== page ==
This has the best coverage for the UK, but it's sparse still. You'll have to enter "FORCE EPSG CODE 27700" since UK doesn't provide a ton of metadata.
1) Zoom into the area you want data for. 2) Click on the little "Draw Polygon" box in the right hand menu (looks like a square) 3) Click four times to draw a box around your course, then double click to complete the square. 4) Click on "Get Available Tiles" 5) It's going a bit slow for me, so this is from memory: Select Type of data "Lidar Point Cloud" 6) Download whichever Grid(s) you need, choose latest year available unless you have a specific need. 7) You may need to download one or two very large areas all at once. If you have 8GB or 16GB of RAM in your computer, you could try to run these, but you may need to use a program like FugroViewer to narrow down which files you absolutely need. I highly recommend doing at least one fairway/green in OpenStreetMap before looking for a course in large files like these. It REALLY helps identify the course.
Here's what ONE huge block looks like, notice how the open streetmap can be drawn in color to really help you find the the course.
Last Edit: Mar 2, 2019 21:29:09 GMT -5 by chadgolf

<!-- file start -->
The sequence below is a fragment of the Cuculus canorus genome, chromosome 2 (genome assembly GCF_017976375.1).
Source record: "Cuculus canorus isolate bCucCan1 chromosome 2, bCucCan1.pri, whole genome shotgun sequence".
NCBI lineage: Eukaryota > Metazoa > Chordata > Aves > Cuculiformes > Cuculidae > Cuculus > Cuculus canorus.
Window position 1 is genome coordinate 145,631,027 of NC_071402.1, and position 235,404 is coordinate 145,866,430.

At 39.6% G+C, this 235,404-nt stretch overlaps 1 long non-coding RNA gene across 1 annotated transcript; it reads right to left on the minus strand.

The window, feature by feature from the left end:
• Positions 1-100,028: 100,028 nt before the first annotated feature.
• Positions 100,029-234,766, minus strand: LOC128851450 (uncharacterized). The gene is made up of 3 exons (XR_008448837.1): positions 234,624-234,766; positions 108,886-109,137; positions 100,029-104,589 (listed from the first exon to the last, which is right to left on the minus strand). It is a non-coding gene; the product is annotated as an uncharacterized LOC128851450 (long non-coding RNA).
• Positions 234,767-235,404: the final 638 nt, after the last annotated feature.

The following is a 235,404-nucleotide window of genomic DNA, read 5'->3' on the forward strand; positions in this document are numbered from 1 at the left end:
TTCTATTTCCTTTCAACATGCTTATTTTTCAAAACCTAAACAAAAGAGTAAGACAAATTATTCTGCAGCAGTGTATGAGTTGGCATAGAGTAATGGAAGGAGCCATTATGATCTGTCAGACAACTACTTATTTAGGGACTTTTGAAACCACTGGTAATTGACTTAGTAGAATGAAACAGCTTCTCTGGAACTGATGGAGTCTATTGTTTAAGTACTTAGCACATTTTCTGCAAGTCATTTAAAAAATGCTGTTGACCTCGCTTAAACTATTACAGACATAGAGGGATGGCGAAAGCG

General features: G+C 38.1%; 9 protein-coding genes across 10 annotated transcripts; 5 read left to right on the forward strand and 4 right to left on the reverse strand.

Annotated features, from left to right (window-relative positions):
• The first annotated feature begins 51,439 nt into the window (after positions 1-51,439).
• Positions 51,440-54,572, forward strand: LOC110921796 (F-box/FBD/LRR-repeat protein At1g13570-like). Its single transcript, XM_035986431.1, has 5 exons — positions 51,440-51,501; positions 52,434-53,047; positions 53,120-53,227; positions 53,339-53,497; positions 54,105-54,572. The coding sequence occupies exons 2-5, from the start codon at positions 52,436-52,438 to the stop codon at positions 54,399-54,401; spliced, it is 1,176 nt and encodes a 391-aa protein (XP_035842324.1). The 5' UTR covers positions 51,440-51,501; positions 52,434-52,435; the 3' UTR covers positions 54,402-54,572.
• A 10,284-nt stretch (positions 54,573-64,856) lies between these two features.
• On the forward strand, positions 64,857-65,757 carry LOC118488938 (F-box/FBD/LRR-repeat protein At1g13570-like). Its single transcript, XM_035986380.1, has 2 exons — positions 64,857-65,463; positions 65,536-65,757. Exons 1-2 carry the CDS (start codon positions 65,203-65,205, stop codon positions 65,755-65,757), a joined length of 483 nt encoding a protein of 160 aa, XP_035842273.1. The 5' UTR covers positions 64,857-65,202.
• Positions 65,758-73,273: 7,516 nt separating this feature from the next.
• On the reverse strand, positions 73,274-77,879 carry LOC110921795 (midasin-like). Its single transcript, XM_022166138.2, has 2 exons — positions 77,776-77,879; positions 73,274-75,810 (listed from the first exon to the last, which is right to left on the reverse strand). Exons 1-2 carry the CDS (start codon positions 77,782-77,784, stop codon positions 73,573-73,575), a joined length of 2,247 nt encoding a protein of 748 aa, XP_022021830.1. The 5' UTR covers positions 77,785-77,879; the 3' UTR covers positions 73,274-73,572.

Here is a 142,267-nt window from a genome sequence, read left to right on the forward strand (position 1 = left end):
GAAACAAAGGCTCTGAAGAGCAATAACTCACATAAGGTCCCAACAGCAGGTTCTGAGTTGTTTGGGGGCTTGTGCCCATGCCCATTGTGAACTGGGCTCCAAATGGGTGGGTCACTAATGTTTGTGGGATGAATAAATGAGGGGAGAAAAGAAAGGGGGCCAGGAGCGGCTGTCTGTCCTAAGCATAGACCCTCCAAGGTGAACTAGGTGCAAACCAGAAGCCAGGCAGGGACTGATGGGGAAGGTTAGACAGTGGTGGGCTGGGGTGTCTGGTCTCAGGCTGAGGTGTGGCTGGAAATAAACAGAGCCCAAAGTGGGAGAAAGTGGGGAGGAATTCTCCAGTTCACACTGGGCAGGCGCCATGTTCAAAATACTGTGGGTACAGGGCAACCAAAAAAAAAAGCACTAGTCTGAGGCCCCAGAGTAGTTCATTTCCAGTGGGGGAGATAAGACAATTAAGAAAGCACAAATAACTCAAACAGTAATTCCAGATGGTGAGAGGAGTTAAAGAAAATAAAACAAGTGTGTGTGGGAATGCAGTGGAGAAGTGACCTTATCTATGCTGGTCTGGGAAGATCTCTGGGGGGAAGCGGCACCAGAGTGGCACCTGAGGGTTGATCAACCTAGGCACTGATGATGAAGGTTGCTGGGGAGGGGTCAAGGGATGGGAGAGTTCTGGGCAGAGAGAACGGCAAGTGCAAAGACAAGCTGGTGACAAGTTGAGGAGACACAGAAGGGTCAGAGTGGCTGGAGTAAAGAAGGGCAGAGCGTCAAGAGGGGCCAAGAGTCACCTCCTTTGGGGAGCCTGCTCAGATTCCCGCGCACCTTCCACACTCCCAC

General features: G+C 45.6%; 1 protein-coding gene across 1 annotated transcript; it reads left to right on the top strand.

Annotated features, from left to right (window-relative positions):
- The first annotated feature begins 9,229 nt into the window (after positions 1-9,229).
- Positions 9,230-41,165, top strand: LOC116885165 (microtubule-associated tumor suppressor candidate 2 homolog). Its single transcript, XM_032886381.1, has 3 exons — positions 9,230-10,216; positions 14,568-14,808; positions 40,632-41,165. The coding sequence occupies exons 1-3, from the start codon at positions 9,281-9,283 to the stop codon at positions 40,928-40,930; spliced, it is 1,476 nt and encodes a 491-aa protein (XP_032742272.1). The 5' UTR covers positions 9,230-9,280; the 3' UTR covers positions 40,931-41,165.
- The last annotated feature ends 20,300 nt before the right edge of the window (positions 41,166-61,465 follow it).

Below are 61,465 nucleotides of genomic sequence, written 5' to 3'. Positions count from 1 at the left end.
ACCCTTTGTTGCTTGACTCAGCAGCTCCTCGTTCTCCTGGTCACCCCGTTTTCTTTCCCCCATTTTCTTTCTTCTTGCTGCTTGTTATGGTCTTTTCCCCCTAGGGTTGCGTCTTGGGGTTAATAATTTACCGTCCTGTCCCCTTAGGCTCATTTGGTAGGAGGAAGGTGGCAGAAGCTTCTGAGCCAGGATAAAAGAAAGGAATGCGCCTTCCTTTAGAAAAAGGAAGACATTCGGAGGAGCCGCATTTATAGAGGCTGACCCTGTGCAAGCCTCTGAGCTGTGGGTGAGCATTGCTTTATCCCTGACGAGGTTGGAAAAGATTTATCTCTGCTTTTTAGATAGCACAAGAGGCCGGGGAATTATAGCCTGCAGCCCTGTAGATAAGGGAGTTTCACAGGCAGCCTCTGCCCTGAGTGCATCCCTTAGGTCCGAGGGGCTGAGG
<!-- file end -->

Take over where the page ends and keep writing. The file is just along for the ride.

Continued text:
It should be pointed out that the DEFRA map is only covering England plus parts of Scotland and Wales close to the english border. This is because each National Assembly in the UK has it's own Environmental Department which is responsible for supplying environmental map information. Scotland is barely covered by the Scottish Remote Sensing Portal remotesensingdata.gov.scot/, Wales is better covered by lle.gov.wales/map. At this time I have not be able to find an open source for Northern Ireland but the Republic of Ireland is similar to Scotland ( dcenr.maps.arcgis.com/apps/webappviewer/index.html?id=b7c4b0e763964070ad69bf8c1572c9f5 ) where most of the LIDAR information has been gleaned from flood protection investigations, though both Governments have agreed contracts for outsourcing further wider LIDAR information to be available to the general public, which probably means sometime in the next 20 years we might be able to see this information.